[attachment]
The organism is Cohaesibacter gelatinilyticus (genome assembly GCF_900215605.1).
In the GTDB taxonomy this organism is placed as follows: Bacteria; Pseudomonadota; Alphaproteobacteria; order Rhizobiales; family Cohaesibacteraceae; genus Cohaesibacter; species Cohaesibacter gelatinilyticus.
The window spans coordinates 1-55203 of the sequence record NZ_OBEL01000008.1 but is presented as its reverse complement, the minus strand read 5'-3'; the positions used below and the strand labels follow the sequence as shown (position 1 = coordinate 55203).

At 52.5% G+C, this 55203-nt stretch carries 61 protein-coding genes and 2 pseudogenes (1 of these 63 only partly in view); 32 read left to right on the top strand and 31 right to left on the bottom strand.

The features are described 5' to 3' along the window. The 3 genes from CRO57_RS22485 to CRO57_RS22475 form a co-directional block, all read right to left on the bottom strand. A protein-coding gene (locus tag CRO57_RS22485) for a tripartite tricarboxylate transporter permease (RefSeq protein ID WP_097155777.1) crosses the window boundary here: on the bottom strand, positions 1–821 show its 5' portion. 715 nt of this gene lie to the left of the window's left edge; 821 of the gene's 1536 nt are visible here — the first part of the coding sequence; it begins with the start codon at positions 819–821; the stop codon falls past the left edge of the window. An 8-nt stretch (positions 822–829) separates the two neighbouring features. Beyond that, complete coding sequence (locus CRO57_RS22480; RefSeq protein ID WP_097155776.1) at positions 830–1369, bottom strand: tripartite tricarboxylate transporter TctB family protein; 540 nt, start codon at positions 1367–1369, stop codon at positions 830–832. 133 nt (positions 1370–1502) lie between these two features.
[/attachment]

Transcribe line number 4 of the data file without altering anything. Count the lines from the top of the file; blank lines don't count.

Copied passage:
At 52.5% G+C, this 55203-nt stretch carries 61 protein-coding genes and 2 pseudogenes (1 of these 63 only partly in view); 32 read left to right on the top strand and 31 right to left on the bottom strand.